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Acoustic Neuroma Surgery

Acoustic Neuroma Surgery: What Happens

General anesthesia is used when performing a surgery for acoustic neuroma. This type of anesthesia uses medication to put you into a deep sleep so that you do not feel any pain, pressure, or movement during the procedure.
Once the anesthesia has been given, your doctor will begin the surgery. The exact type of procedure performed depends on the size and location of the tumor and the level of hearing in the affected ear. Each type has specific advantages and disadvantages. Talk with your doctor about the type of surgery he or she is recommending.
During acoustic neuroma surgery, a computer is used to monitor the facial nerve and the nerve associated with hearing.

Recovering From Surgery for Acoustic Neuroma

After acoustic neuroma surgery, you will be moved to the intensive care unit, where you will be monitored closely as you recover from the anesthesia. You will be kept here until your healthcare providers feel that you are recovering well, usually overnight.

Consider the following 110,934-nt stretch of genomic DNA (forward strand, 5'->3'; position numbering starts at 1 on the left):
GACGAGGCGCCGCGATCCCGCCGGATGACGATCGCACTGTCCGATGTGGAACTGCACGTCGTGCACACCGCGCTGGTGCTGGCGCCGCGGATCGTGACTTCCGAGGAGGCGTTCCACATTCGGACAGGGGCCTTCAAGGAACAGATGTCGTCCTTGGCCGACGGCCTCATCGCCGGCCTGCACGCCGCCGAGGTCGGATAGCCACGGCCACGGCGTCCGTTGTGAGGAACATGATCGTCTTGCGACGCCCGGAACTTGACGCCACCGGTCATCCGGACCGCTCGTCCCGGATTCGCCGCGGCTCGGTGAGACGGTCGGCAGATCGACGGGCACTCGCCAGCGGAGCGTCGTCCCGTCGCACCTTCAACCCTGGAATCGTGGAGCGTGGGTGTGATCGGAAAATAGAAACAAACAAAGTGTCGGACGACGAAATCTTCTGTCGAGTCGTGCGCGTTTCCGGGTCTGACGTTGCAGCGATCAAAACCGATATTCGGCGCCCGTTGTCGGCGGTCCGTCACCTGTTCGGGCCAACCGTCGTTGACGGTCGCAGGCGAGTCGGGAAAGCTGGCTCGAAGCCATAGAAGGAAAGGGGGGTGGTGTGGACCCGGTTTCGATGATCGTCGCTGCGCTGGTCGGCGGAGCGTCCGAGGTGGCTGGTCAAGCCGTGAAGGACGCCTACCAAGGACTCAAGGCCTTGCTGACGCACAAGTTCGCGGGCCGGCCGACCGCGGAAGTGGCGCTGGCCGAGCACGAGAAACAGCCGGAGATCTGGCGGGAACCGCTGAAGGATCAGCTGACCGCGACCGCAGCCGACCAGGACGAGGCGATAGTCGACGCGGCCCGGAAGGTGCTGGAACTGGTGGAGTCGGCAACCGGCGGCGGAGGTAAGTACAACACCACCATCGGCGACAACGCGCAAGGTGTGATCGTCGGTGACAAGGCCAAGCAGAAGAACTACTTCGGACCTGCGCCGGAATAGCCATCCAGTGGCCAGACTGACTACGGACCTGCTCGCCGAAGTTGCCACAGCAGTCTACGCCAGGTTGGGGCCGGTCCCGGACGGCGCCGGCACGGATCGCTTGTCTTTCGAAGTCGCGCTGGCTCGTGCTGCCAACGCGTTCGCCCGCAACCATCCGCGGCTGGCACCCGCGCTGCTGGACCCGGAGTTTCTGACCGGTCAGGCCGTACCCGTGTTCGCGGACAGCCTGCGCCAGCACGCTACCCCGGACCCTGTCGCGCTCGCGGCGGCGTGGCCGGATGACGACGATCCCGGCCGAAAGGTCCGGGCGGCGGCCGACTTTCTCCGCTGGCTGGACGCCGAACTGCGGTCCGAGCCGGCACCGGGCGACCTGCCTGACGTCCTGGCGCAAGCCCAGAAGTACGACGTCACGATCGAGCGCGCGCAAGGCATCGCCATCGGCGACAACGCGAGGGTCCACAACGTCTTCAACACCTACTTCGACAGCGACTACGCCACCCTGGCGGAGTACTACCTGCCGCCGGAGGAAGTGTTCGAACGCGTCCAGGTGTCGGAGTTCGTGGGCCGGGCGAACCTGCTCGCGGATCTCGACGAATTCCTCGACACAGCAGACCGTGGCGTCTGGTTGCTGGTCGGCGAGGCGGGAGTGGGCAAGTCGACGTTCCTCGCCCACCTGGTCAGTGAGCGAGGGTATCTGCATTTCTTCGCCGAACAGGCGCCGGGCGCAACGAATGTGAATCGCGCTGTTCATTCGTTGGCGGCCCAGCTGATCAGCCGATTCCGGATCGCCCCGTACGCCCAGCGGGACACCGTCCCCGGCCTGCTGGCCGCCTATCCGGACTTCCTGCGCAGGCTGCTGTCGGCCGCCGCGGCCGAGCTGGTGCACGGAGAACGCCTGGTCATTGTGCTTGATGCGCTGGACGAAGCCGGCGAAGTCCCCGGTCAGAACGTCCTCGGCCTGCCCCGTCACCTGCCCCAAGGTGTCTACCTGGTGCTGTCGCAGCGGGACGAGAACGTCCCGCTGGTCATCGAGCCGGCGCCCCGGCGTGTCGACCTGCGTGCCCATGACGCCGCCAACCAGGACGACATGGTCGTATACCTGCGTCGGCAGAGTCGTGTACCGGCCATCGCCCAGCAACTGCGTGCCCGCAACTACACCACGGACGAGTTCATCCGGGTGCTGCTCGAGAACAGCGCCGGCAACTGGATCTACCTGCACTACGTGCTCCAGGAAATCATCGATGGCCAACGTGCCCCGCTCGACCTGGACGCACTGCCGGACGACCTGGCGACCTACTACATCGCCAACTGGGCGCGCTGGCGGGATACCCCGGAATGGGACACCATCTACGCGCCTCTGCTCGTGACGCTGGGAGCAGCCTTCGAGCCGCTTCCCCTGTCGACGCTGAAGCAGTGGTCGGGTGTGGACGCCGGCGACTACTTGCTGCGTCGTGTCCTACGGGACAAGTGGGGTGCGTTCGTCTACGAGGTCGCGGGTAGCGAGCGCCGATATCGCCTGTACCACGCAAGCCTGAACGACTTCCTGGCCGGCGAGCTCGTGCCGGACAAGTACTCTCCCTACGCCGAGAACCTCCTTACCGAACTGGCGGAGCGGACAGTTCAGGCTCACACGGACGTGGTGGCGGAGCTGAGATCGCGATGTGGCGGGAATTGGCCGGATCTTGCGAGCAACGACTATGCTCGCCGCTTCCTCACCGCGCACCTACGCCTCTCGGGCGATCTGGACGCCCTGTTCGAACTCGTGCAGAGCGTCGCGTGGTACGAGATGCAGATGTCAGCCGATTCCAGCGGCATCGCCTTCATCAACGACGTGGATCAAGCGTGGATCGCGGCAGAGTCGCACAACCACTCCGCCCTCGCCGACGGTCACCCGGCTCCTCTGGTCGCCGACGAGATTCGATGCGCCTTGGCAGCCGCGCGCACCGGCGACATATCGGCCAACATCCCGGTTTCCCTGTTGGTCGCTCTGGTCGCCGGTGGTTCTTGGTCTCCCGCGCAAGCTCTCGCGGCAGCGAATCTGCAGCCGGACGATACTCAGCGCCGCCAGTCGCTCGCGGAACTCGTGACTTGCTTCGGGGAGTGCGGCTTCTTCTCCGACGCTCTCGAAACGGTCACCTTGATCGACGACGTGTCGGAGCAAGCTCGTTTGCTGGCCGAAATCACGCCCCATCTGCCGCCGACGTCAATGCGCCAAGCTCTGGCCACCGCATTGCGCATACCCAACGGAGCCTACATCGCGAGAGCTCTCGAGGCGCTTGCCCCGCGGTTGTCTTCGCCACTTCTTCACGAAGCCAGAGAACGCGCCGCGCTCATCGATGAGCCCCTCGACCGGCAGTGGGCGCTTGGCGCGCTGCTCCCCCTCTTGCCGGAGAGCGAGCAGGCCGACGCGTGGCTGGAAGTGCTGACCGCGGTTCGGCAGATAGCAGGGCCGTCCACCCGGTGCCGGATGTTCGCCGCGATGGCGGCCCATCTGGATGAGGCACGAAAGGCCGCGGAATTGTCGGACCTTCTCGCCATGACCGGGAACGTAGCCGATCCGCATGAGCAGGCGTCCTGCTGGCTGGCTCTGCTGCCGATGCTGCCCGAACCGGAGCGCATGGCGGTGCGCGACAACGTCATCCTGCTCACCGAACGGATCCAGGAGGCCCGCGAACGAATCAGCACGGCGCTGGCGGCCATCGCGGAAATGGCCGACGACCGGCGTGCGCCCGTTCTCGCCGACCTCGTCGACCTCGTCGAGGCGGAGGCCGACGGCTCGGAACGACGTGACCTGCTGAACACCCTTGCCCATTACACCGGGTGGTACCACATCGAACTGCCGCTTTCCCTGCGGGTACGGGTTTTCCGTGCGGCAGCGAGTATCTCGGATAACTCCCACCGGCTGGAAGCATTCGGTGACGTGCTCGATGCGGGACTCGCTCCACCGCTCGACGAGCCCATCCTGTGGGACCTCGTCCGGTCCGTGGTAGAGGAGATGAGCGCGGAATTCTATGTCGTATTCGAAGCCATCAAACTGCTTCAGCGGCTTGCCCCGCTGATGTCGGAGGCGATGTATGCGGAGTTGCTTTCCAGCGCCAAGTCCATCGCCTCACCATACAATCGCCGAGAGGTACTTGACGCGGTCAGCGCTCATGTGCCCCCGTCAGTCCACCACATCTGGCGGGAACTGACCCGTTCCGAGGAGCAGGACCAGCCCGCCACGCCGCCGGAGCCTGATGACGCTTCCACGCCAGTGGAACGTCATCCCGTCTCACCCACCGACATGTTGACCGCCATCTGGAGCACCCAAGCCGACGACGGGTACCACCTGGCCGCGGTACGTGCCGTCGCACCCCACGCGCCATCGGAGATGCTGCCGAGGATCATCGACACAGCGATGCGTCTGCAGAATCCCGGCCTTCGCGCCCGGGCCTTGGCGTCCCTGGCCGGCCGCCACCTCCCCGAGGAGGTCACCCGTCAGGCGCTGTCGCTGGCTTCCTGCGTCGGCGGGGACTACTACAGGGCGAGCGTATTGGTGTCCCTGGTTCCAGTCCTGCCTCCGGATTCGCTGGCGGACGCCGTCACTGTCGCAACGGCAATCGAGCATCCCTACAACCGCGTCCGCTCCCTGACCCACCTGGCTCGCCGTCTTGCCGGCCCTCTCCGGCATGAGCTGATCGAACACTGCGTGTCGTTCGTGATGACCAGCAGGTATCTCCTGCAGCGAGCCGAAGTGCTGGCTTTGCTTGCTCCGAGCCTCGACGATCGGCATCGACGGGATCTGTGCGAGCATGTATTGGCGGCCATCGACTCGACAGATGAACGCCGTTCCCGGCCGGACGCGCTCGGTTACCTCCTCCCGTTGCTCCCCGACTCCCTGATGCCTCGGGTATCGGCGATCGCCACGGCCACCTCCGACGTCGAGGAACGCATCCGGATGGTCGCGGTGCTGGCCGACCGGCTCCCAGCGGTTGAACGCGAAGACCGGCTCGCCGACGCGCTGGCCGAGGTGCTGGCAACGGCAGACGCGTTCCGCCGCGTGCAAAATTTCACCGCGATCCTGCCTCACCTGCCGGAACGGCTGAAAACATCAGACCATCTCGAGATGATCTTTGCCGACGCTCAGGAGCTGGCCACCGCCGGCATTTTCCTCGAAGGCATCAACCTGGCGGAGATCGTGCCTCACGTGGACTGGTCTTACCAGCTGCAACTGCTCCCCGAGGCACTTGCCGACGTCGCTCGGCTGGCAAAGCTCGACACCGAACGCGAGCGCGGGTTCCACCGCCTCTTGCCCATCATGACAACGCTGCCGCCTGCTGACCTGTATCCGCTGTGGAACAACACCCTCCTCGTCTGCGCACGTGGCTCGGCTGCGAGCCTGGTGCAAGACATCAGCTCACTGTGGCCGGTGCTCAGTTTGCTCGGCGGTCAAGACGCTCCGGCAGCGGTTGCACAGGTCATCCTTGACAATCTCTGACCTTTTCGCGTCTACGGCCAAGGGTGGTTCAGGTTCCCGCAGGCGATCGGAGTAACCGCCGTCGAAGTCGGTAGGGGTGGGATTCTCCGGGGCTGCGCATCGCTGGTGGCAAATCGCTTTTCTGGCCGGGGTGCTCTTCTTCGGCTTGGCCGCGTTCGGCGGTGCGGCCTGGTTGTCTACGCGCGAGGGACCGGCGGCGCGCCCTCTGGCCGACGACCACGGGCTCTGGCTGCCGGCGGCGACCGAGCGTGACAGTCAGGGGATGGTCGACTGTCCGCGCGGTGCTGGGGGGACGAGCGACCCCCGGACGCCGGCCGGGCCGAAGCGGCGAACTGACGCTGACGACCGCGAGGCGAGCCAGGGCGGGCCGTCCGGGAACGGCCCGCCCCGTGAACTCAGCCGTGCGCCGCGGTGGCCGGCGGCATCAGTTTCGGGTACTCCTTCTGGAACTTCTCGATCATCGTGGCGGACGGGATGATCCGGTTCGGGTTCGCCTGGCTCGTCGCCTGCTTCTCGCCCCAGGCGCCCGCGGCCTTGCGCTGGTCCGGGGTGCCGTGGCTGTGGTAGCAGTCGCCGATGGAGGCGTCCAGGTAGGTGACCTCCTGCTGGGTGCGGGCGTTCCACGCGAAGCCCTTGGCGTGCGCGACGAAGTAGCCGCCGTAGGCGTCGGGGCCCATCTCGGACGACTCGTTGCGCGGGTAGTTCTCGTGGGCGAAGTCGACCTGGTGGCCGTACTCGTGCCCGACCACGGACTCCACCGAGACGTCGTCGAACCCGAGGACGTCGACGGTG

Sometimes during the recovery period, patients may shiver or experience nausea. Both of these can be related to anesthesia. Your healthcare providers can give you medication to help with these symptoms.
Following the surgery, it is common to feel some pain. Medicine can be given should you feel any discomfort.
Remember that your healthcare providers want you to recover without any problems, so be sure to report anything that feels abnormal or "not right."
(Click Acoustic Neuroma Surgery Recovery to learn more about recovering from this procedure, both in the hospital and at home.)
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Acoustic Neuromas

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